As a college student in Washington, D.C., I tried to make use of the various historical and presidential memorials as a way to engage in educational pursuits beyond the classroom. Or I was trying really hard to get women to think I was patriotic and sensitive.
Regardless, visiting the Iwo Jima Memorial on Veteran’s Day, the Lincoln Memorial on the 4th of July, and the Frankin D. Roosevelt Memorial on President’s Day were part of my repertoire whenever possible, not just because I was close by, but because on those days each venue tended to draw crowds for whom the experience was meaningful. Seeing veterans gather and eavesdropping on their stories on Veteran’s Day is always a humbling experience, but I’ll always remember a trip I took to the FDR Memorial on President’s Day when I was a freshman in college.
It was winter of 2002 and so each national holiday of that year had behind it a certain prod of subterranean meaning. I chose the FDR because it was the new kid on the block, the memorial was first dedicated in 1997 and so it hadn’t been a fixture of my earlier trips to Washington, D.C.
The complex is on the Tidal Basin and just a little off the beaten path, stretching out across a small expanse. It tells the story of FDR’s life and four terms through a series of statues and sections with water, each representing historical events: a narrow waterfall for the Great Depression, a series of steps for the public works of the Tennessee Valley Authority, a jagged waterfall for World War II, a still pool for FDR in permanent repose.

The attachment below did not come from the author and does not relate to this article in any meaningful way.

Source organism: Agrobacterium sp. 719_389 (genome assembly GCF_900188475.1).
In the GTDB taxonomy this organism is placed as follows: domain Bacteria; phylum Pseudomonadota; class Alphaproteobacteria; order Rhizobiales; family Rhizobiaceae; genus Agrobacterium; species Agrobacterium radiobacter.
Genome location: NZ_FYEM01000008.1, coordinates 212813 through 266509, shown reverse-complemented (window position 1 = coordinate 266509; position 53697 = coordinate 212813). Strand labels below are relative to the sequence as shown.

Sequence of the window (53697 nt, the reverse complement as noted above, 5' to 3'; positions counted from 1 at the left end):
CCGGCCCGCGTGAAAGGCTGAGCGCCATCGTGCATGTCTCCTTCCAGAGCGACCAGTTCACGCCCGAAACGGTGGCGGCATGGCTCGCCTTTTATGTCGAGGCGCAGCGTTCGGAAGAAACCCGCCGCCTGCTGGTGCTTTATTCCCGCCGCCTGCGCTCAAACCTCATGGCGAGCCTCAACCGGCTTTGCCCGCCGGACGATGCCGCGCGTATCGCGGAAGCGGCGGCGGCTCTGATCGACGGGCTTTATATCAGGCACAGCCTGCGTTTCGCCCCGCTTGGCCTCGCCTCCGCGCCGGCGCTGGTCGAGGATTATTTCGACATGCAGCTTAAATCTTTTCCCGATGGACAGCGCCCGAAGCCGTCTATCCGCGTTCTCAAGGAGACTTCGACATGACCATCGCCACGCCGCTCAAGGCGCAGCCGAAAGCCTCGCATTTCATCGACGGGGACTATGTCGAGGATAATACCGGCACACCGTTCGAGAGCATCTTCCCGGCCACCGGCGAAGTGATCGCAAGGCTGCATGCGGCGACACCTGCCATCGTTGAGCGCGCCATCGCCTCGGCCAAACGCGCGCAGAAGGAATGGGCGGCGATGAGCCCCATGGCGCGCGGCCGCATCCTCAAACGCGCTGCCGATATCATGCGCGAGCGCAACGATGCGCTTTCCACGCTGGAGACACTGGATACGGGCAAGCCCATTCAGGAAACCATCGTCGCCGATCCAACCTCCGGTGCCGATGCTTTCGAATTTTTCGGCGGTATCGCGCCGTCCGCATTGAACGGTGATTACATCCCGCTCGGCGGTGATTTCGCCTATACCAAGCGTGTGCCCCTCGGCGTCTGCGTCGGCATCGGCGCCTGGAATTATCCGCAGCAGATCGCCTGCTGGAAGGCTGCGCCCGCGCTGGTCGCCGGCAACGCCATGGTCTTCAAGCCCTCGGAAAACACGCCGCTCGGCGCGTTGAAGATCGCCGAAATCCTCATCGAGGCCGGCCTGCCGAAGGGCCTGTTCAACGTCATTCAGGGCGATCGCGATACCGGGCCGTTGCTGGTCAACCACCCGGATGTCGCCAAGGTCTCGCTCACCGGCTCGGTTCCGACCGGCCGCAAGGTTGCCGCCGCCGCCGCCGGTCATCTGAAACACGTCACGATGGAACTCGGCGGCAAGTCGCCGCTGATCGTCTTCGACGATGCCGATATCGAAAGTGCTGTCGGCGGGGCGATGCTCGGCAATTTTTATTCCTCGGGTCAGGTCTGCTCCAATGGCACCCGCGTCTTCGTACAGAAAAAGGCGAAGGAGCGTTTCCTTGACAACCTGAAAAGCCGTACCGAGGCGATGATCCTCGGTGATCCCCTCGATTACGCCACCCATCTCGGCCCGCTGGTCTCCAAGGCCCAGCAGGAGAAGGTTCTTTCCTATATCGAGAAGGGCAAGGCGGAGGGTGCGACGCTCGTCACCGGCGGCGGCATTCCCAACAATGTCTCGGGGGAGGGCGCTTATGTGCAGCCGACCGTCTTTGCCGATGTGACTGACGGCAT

The memorial was designed by Lawrence Halprin, a Brooklyn-born Jew, who had spent years working on a kibbutz in Mandatory Palestine and was involved in some impressive projects from the Pacific Northwest to Texas to Virginia.
At the entrance of the FDR is a statue of a polio-stricken Roosevelt in a wheelchair. Though I’d been before, I didn’t realize that this small statue hadn’t been a part of the original memorial. A group of students, some of whom were disabled, were gathered at the front where a guide explained that the statue had been added the previous year in response to a public effort led by the National Organization of Disability (and headed by its founder Alan Reich), to show Roosevelt as he was, instead of the sanitized view even Roosevelt himself had projected.
I remember the guide mentioned something about how the new statue added another dimension to our understanding of strength. Years later, around this time of year, I still remember that.